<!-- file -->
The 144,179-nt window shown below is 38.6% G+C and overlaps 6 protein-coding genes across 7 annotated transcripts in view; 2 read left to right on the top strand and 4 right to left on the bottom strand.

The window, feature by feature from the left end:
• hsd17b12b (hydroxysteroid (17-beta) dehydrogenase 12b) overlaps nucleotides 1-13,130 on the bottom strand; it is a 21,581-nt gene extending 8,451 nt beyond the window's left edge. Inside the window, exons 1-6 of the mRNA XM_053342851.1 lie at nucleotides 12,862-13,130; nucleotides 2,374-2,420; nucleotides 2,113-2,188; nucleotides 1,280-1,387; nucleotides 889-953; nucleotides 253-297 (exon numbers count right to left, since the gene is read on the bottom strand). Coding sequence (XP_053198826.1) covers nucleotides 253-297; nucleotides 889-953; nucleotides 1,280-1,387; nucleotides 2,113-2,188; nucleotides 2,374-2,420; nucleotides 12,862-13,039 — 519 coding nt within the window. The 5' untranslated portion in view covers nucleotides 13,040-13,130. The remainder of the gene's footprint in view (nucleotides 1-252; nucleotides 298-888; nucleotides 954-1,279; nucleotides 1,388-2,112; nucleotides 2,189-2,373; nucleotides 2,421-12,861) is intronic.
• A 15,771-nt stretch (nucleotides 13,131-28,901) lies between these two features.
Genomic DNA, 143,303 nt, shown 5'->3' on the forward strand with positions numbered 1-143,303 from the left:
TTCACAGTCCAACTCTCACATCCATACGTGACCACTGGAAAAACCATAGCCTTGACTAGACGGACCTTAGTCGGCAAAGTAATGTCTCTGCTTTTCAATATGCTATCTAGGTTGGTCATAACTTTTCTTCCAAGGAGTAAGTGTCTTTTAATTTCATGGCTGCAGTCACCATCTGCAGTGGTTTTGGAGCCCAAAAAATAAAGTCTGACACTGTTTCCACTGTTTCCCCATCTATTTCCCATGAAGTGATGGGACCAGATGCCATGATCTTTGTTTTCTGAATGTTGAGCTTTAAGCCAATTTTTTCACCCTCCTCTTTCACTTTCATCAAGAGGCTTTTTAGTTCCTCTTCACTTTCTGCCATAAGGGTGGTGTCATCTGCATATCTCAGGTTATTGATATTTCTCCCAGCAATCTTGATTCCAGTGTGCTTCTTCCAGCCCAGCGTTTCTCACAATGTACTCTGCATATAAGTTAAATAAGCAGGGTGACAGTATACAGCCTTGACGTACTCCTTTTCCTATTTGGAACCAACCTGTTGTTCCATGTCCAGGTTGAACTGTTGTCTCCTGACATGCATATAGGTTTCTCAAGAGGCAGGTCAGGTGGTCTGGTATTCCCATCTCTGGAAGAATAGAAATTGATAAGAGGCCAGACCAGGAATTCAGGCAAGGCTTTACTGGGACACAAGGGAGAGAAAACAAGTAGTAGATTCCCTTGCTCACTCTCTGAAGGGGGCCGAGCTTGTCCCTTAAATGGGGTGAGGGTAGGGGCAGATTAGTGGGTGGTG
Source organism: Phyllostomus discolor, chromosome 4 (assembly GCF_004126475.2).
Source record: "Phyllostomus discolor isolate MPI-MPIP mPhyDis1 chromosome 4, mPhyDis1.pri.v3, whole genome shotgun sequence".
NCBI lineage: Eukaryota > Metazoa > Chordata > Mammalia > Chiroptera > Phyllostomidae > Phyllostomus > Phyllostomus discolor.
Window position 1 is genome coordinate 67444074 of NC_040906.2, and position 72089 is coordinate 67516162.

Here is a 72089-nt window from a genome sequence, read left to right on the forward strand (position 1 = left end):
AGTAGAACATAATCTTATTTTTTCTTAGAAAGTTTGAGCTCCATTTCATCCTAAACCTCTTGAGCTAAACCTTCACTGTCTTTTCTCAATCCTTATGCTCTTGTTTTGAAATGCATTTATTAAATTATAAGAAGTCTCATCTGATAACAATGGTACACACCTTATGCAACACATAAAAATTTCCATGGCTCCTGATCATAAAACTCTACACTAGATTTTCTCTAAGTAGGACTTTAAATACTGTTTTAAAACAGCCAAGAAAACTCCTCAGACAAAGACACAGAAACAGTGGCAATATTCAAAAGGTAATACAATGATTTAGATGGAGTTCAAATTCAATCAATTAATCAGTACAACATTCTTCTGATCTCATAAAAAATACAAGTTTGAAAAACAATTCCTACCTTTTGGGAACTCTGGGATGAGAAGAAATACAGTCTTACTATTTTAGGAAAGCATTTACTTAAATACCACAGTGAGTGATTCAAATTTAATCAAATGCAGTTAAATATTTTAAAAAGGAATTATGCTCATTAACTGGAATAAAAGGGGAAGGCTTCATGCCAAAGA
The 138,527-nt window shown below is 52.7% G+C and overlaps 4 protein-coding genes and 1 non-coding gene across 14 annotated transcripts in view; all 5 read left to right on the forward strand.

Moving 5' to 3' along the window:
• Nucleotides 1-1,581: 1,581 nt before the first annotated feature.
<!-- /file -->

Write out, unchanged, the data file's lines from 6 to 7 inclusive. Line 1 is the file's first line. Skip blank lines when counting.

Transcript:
TTCACAGTCCAACTCTCACATCCATACGTGACCACTGGAAAAACCATAGCCTTGACTAGACGGACCTTAGTCGGCAAAGTAATGTCTCTGCTTTTCAATATGCTATCTAGGTTGGTCATAACTTTTCTTCCAAGGAGTAAGTGTCTTTTAATTTCATGGCTGCAGTCACCATCTGCAGTGGTTTTGGAGCCCAAAAAATAAAGTCTGACACTGTTTCCACTGTTTCCCCATCTATTTCCCATGAAGTGATGGGACCAGATGCCATGATCTTTGTTTTCTGAATGTTGAGCTTTAAGCCAATTTTTTCACCCTCCTCTTTCACTTTCATCAAGAGGCTTTTTAGTTCCTCTTCACTTTCTGCCATAAGGGTGGTGTCATCTGCATATCTCAGGTTATTGATATTTCTCCCAGCAATCTTGATTCCAGTGTGCTTCTTCCAGCCCAGCGTTTCTCACAATGTACTCTGCATATAAGTTAAATAAGCAGGGTGACAGTATACAGCCTTGACGTACTCCTTTTCCTATTTGGAACCAACCTGTTGTTCCATGTCCAGGTTGAACTGTTGTCTCCTGACATGCATATAGGTTTCTCAAGAGGCAGGTCAGGTGGTCTGGTATTCCCATCTCTGGAAGAATAGAAATTGATAAGAGGCCAGACCAGGAATTCAGGCAAGGCTTTACTGGGACACAAGGGAGAGAAAACAAGTAGTAGATTCCCTTGCTCACTCTCTGAAGGGGGCCGAGCTTGTCCCTTAAATGGGGTGAGGGTAGGGGCAGATTAGTGGGTGGTG
Source organism: Phyllostomus discolor, chromosome 4 (assembly GCF_004126475.2).